Once you’ve chosen a garden room, position outdoor lights and plants to show off and frame it. You may also want to factor in decking – check out our amazing decking ideas for inspiration.
Should you choose a modular or bespoke garden room?
A modular garden room is ordered and supplied in kit form, with some basic elements of customisation available, while a bespoke option will be designed to fit your space and then built on site.
With a modular garden room, you know up front exactly what you are getting and for how much. Most companies that sell kits will offer add-ons, such as insulation, door and window options, and storage areas, allowing you to create a somewhat tailored finish. However, you will be fairly limited to what’s on offer in terms of the building’s size and shape – which may not suit an awkward plot.
Many modular buildings are sold for DIY installation, with the pre-assembled walls and roof elements supplied, which saves on costs. However, it’s a job for an experienced DIYer with the right tools – and an extra pair of hands. Bear in mind, too, that the levelling of the site and the construction of the base – whether solid concrete, blocks, paving or timber – is a major part of the job. If installation is beyond you, you could employ a trusted local builder, or ask your supplier if they offer a build service for an additional cost.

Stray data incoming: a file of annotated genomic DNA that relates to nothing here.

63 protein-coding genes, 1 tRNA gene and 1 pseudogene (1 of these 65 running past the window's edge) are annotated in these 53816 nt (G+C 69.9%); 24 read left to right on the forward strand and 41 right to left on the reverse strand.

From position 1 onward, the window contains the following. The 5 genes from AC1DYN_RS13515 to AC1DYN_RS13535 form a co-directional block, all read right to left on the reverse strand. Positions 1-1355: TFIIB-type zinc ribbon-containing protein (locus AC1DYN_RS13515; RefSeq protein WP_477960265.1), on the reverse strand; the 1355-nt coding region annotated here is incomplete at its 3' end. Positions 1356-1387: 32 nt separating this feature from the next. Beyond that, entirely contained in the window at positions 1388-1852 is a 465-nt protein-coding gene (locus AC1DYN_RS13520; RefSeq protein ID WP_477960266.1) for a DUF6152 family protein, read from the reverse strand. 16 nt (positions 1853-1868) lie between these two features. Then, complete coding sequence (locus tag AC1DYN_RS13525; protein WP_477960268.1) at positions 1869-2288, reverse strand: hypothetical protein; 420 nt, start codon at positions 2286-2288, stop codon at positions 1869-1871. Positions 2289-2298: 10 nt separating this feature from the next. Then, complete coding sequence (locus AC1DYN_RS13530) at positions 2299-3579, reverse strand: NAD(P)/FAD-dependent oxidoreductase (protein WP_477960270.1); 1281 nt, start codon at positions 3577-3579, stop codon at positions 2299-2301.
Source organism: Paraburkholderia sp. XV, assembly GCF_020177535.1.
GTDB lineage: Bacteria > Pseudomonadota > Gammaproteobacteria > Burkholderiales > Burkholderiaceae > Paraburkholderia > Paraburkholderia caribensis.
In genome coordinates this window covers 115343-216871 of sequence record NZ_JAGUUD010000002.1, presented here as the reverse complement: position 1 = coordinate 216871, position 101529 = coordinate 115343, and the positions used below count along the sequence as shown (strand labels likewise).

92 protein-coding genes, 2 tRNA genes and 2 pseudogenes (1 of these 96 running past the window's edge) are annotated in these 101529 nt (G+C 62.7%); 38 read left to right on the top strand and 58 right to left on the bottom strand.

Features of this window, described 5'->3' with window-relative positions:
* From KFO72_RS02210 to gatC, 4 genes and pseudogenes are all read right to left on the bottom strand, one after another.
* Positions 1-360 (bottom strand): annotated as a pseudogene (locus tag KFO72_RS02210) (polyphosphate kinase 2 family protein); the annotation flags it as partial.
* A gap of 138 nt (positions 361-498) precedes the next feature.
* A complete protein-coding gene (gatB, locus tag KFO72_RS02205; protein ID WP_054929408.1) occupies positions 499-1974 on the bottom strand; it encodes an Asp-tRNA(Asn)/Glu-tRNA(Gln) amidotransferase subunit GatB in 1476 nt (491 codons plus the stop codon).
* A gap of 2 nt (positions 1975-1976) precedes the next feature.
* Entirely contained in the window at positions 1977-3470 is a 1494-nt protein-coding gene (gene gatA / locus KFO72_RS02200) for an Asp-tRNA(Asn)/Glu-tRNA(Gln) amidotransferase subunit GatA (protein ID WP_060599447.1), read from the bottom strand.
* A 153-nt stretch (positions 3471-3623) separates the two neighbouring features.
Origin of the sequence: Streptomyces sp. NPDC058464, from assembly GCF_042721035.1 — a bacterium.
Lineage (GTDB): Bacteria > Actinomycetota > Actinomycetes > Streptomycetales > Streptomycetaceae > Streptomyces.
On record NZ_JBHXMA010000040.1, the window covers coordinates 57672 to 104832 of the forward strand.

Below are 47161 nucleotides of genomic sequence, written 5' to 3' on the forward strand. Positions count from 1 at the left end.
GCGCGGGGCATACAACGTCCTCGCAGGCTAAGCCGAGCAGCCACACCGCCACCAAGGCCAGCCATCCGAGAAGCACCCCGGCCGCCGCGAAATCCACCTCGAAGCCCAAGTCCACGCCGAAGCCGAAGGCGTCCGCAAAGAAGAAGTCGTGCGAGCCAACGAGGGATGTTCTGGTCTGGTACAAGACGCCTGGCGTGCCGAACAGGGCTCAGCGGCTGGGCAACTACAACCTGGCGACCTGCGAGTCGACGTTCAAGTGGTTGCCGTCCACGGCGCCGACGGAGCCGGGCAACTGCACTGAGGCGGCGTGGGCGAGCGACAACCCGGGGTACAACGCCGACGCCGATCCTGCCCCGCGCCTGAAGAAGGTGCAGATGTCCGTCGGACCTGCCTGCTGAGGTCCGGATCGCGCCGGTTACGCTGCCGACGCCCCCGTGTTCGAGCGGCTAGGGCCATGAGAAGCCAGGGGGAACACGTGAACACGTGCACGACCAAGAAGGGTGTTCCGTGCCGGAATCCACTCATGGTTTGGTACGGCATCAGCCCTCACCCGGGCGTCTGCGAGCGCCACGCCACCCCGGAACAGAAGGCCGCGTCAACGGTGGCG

With a bespoke design, whether dreamt up by you or an architect, you’ll get a building that exactly meets your needs, design ideas and the size and shape of your plot. It will also allow you to be more adventurous with materials and finishes. However, unless you’re a budding builder, this is a job for a professional, which may make the final cost a little more unpredictable.
Lighting your garden room
It's likely, if you're redesigning your garden, that you're rethinking your garden lighting, too. The best thing about garden lighting is that you can focus attention on not just plants, but your garden room, too. The secret, however, is not to overdo it – only illuminate it subtly as a little light goes a long way in the dark.
Get more detailed advice on how to plan your garden lighting in our guide.
Inside, approach the lighting as you would a room indoors, depending on its use. So, if you're using yours as an extra living space, follow our guide to lighting a living room, for example.
How to keep your garden room secure
A garden room can be tempting to an intruder. Here's how to keep yours – and its contents – as safe as possible:
- Fit a PIR light and home security system (if the contents are valuable – perhaps you work from home and have computer equipment inside) to pick up any movement. Smart security systems that you can connect to via your phone are a flexible, easy to install option that you can use on the move.
- Attach your computer to the walls with metal security casings – most burglars don't want to make a noise when stealing your kit.
- Talking of which... laying a gravel path to and from the garden building will make entry as noisy as possible.
- Check your insurance policy – worst comes to worst, do your door and window locks meet your insurer’s expectations?